Atmospheric influence of Earth's earliest sulfur cycle

  title={Atmospheric influence of Earth's earliest sulfur cycle},
  author={Farquhar and Bao and Thiemens},
  volume={289 5480},
Mass-independent isotopic signatures for delta(33)S, delta(34)S, and delta(36)S from sulfide and sulfate in Precambrian rocks indicate that a change occurred in the sulfur cycle between 2090 and 2450 million years ago (Ma). Before 2450 Ma, the cycle was influenced by gas-phase atmospheric reactions. These atmospheric reactions also played a role in determining the oxidation state of sulfur, implying that atmospheric oxygen partial pressures were low and that the roles of oxidative weathering… 

Five-S-isotope evidence of two distinct mass-independent sulfur isotope effects and implications for the modern and Archean atmospheres

The authors' quadruple stable sulfur isotopic measurements in varying coal samples and in SO2 emitted from combustion display normal 33S and 36S, indicating that the observed negative 36S anomalies originate from a previously unknown S-MIF mechanism during combustion (likely recombination reactions) instead of coal itself.

Anomalous fractionation of mercury isotopes in the Late Archean atmosphere

It is found that biogenic methane and volcanic emissions played a vital role in the reduced Late Archean atmosphere, with mercury (Hg) stable isotopes as a proxy for paleoatmospheric chemistry.

Anomalous Fractionations of Sulfur Isotopes During Thermochemical Sulfate Reduction

Results suggest that reactions between organic matter in sediments and sulfate-rich hydrothermal solutions may have produced anomalous sulfur isotope signatures in some sedimentary rocks, and may be linked to the biological and thermal evolution of Earth in ways different than previously thought.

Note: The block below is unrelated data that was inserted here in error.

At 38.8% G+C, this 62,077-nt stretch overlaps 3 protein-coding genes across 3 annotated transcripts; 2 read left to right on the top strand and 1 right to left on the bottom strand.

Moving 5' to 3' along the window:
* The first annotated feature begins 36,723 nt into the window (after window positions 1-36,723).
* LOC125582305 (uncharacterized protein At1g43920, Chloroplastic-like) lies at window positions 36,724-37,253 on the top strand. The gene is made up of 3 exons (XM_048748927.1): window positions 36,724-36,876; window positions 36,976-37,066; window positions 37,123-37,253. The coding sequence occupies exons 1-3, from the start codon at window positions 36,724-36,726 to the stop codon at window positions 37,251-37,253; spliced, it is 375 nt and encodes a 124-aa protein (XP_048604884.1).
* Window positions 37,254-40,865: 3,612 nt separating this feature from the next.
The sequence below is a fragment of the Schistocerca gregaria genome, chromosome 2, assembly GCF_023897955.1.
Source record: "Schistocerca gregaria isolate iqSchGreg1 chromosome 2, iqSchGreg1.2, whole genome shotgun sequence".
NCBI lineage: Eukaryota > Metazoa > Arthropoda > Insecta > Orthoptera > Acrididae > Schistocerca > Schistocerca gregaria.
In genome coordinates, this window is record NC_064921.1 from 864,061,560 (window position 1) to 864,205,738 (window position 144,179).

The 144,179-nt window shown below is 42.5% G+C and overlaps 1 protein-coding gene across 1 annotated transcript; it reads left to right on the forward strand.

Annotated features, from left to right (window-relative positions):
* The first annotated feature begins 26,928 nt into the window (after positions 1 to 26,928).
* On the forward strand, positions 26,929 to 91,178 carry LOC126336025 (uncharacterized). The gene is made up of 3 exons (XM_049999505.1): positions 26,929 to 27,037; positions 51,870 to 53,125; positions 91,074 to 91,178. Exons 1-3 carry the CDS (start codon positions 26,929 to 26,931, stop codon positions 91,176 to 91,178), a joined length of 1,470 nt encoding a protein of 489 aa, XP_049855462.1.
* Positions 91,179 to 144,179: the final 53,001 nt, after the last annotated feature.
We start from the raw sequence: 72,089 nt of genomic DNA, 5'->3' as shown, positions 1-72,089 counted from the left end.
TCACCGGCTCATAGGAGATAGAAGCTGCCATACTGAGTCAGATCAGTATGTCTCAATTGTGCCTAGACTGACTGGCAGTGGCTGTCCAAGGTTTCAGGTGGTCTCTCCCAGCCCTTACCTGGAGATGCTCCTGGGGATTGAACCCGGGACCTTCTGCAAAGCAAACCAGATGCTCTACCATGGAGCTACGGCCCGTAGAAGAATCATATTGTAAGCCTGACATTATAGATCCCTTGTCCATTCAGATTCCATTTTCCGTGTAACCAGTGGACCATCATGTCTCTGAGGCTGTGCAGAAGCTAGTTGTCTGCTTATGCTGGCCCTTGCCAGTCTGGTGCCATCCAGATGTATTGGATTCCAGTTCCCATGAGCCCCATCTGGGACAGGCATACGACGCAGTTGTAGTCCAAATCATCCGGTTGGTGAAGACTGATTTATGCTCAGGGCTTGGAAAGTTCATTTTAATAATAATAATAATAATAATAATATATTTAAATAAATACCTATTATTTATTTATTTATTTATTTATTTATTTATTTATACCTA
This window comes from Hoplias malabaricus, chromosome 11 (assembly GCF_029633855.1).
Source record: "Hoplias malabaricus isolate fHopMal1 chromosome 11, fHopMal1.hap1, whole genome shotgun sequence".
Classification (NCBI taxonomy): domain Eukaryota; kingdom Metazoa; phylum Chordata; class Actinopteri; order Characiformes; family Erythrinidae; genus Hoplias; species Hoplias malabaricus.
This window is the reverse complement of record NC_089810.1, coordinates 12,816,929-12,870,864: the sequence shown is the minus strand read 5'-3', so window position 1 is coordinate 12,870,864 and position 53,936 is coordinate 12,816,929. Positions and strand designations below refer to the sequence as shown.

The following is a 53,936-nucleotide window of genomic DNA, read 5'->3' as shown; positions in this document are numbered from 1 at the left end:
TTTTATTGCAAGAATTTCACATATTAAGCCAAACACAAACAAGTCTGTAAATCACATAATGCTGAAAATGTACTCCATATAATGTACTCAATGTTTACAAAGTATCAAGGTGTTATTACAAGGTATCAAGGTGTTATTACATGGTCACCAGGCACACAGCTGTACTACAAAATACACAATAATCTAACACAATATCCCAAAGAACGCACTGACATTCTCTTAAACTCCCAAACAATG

Explaining the Structure of the Archean Mass-Independent Sulfur Isotope Record

Using an integrated biogeochemical model of the Archean sulfur cycle, it is found that the preservation of mass-independent sulfur is influenced by a variety of extra-atmospheric mechanisms, including biological activity and continental crust formation.

A seawater-sulfate origin for early Earth’s volcanic sulfur

  • H. Ohmoto
  • Geology, Environmental Science
    Nature Geoscience
  • 2020
Mass-independent fractionation of sulfur isotopes (MIF-S)—as recorded primarily in pre-2.5 billion years ago (Ga) sedimentary rocks—has been interpreted as evidence of photolysis of volcanic SO2 in

Mass-independent sulfur isotope fractionation during photochemistry of sulfur dioxide

Mass-independent sulfur isotope signatures are observed in Archean and early Paleoproterozoic sedimentary sulfate and sulfide minerals, and provide the most robust constraints on early atmospheric

Riverine evidence for isotopic mass balance in the Earth’s early sulfur cycle

During a time of negligible atmospheric pO2, Earth’s early sulfur cycle generated a spectacular geological signal seen as the anomalous fractionation of multiple sulfur isotopic ratios. The

Mass-independent fractionation of sulfur isotopes in Archean sediments: strong evidence for an anoxic Archean atmosphere.